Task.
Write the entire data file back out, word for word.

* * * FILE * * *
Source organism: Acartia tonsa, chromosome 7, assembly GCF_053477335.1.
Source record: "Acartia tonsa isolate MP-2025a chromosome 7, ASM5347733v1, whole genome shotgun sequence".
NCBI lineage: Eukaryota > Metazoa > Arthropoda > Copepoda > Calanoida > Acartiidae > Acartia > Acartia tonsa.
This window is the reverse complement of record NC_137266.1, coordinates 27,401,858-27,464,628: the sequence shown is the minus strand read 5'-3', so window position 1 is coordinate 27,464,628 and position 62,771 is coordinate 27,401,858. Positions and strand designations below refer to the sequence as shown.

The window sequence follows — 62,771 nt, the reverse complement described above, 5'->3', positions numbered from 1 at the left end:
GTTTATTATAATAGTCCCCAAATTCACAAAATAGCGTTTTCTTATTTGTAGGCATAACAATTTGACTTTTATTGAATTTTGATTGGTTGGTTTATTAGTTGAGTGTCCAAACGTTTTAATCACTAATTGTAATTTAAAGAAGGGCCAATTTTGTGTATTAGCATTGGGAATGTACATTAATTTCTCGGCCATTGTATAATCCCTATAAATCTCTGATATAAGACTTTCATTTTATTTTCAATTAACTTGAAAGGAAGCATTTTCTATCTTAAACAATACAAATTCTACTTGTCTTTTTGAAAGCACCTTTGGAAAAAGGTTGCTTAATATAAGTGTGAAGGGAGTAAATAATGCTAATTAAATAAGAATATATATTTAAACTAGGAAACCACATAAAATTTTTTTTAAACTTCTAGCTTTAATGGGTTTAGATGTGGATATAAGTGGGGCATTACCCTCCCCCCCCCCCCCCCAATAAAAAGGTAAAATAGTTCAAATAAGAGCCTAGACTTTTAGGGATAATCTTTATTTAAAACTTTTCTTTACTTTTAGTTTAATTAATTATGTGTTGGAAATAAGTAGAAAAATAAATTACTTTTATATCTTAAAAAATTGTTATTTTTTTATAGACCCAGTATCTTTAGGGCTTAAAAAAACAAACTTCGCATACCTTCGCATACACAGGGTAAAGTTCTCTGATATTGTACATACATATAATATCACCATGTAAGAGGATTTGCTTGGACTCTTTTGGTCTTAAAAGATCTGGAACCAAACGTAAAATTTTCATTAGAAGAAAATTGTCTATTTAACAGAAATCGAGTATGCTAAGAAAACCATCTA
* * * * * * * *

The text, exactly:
Source organism: Acartia tonsa, chromosome 7, assembly GCF_053477335.1.
Source record: "Acartia tonsa isolate MP-2025a chromosome 7, ASM5347733v1, whole genome shotgun sequence".
NCBI lineage: Eukaryota > Metazoa > Arthropoda > Copepoda > Calanoida > Acartiidae > Acartia > Acartia tonsa.
This window is the reverse complement of record NC_137266.1, coordinates 27,401,858-27,464,628: the sequence shown is the minus strand read 5'-3', so window position 1 is coordinate 27,464,628 and position 62,771 is coordinate 27,401,858. Positions and strand designations below refer to the sequence as shown.

The window sequence follows — 62,771 nt, the reverse complement described above, 5'->3', positions numbered from 1 at the left end:
GTTTATTATAATAGTCCCCAAATTCACAAAATAGCGTTTTCTTATTTGTAGGCATAACAATTTGACTTTTATTGAATTTTGATTGGTTGGTTTATTAGTTGAGTGTCCAAACGTTTTAATCACTAATTGTAATTTAAAGAAGGGCCAATTTTGTGTATTAGCATTGGGAATGTACATTAATTTCTCGGCCATTGTATAATCCCTATAAATCTCTGATATAAGACTTTCATTTTATTTTCAATTAACTTGAAAGGAAGCATTTTCTATCTTAAACAATACAAATTCTACTTGTCTTTTTGAAAGCACCTTTGGAAAAAGGTTGCTTAATATAAGTGTGAAGGGAGTAAATAATGCTAATTAAATAAGAATATATATTTAAACTAGGAAACCACATAAAATTTTTTTTAAACTTCTAGCTTTAATGGGTTTAGATGTGGATATAAGTGGGGCATTACCCTCCCCCCCCCCCCCCCAATAAAAAGGTAAAATAGTTCAAATAAGAGCCTAGACTTTTAGGGATAATCTTTATTTAAAACTTTTCTTTACTTTTAGTTTAATTAATTATGTGTTGGAAATAAGTAGAAAAATAAATTACTTTTATATCTTAAAAAATTGTTATTTTTTTATAGACCCAGTATCTTTAGGGCTTAAAAAAACAAACTTCGCATACCTTCGCATACACAGGGTAAAGTTCTCTGATATTGTACATACATATAATATCACCATGTAAGAGGATTTGCTTGGACTCTTTTGGTCTTAAAAGATCTGGAACCAAACGTAAAATTTTCATTAGAAGAAAATTGTCTATTTAACAGAAATCGAGTATGCTAAGAAAACCATCTA